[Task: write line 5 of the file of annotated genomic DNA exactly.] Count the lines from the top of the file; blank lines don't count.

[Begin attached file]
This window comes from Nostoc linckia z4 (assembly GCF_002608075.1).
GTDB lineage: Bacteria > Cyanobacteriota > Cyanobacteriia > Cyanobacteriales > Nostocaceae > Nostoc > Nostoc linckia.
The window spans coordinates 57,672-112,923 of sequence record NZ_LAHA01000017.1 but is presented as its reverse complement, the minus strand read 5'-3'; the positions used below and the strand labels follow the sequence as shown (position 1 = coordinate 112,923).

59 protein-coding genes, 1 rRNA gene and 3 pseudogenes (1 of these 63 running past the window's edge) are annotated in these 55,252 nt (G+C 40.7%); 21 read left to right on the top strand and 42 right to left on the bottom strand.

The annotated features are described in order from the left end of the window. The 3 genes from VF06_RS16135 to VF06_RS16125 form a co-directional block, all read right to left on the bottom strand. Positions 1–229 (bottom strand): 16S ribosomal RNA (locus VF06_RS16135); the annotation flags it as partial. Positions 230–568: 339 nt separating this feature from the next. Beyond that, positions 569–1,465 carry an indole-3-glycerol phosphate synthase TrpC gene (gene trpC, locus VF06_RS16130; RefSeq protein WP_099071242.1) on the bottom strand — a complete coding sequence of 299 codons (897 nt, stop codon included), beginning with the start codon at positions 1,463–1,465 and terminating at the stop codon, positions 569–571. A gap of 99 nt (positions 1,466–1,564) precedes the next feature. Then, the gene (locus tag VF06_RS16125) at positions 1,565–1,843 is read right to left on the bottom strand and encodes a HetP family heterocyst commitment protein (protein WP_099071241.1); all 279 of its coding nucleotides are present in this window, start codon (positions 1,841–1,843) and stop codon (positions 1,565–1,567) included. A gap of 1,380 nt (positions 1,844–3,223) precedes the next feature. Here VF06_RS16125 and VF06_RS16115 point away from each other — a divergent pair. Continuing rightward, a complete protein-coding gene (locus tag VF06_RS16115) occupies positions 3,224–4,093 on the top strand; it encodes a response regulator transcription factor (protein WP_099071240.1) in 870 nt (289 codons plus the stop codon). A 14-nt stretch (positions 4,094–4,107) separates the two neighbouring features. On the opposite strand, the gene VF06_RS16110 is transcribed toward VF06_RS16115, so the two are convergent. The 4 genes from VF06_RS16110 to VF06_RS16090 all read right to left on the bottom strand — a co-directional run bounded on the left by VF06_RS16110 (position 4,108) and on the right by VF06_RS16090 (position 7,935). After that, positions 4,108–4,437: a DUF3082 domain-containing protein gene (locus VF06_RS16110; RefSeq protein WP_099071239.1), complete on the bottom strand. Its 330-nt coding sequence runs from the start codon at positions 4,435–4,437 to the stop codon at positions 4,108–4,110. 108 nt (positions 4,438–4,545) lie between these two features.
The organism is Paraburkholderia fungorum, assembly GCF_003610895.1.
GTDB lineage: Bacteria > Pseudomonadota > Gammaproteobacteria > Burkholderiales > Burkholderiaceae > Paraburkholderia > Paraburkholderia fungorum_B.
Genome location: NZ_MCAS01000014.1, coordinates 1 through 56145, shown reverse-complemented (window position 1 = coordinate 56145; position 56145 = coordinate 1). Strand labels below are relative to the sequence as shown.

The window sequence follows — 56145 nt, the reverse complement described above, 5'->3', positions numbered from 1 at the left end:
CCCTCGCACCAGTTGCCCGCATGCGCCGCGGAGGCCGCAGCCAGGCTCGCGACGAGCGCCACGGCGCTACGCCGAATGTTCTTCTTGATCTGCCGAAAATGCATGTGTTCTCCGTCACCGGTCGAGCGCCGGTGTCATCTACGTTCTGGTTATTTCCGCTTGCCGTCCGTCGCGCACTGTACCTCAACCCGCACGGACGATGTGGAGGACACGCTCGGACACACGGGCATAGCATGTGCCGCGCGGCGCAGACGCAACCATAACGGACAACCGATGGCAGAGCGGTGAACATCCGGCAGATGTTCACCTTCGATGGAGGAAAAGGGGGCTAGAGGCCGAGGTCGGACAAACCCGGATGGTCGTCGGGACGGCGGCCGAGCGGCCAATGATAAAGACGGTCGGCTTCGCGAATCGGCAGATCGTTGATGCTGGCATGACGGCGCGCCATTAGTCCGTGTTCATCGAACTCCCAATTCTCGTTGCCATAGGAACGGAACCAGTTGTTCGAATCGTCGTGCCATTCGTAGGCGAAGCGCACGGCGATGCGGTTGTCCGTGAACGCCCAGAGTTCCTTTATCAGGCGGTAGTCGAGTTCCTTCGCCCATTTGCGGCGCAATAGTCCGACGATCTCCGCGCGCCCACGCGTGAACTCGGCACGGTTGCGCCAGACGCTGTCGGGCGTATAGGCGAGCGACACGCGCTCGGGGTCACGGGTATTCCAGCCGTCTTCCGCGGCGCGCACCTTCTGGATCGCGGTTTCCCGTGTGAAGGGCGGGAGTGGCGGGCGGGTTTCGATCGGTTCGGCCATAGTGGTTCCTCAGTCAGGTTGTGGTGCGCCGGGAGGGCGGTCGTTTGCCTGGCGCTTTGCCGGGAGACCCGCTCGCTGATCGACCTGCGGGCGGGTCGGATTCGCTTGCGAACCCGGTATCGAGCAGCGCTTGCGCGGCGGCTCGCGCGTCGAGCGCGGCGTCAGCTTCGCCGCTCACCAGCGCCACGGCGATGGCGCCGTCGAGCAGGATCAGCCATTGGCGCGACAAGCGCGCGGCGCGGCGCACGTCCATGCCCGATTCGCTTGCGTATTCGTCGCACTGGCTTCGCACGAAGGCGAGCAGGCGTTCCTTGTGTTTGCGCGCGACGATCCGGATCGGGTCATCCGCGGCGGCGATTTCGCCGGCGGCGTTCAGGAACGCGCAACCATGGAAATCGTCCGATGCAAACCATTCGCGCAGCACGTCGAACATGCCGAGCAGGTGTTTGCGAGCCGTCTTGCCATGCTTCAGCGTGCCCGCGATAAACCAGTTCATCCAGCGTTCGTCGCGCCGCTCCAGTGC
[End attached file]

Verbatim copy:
The annotated features are described in order from the left end of the window. The 3 genes from VF06_RS16135 to VF06_RS16125 form a co-directional block, all read right to left on the bottom strand. Positions 1–229 (bottom strand): 16S ribosomal RNA (locus VF06_RS16135); the annotation flags it as partial. Positions 230–568: 339 nt separating this feature from the next. Beyond that, positions 569–1,465 carry an indole-3-glycerol phosphate synthase TrpC gene (gene trpC, locus VF06_RS16130; RefSeq protein WP_099071242.1) on the bottom strand — a complete coding sequence of 299 codons (897 nt, stop codon included), beginning with the start codon at positions 1,463–1,465 and terminating at the stop codon, positions 569–571. A gap of 99 nt (positions 1,466–1,564) precedes the next feature. Then, the gene (locus tag VF06_RS16125) at positions 1,565–1,843 is read right to left on the bottom strand and encodes a HetP family heterocyst commitment protein (protein WP_099071241.1); all 279 of its coding nucleotides are present in this window, start codon (positions 1,841–1,843) and stop codon (positions 1,565–1,567) included. A gap of 1,380 nt (positions 1,844–3,223) precedes the next feature. Here VF06_RS16125 and VF06_RS16115 point away from each other — a divergent pair. Continuing rightward, a complete protein-coding gene (locus tag VF06_RS16115) occupies positions 3,224–4,093 on the top strand; it encodes a response regulator transcription factor (protein WP_099071240.1) in 870 nt (289 codons plus the stop codon). A 14-nt stretch (positions 4,094–4,107) separates the two neighbouring features. On the opposite strand, the gene VF06_RS16110 is transcribed toward VF06_RS16115, so the two are convergent. The 4 genes from VF06_RS16110 to VF06_RS16090 all read right to left on the bottom strand — a co-directional run bounded on the left by VF06_RS16110 (position 4,108) and on the right by VF06_RS16090 (position 7,935). After that, positions 4,108–4,437: a DUF3082 domain-containing protein gene (locus VF06_RS16110; RefSeq protein WP_099071239.1), complete on the bottom strand. Its 330-nt coding sequence runs from the start codon at positions 4,435–4,437 to the stop codon at positions 4,108–4,110. 108 nt (positions 4,438–4,545) lie between these two features.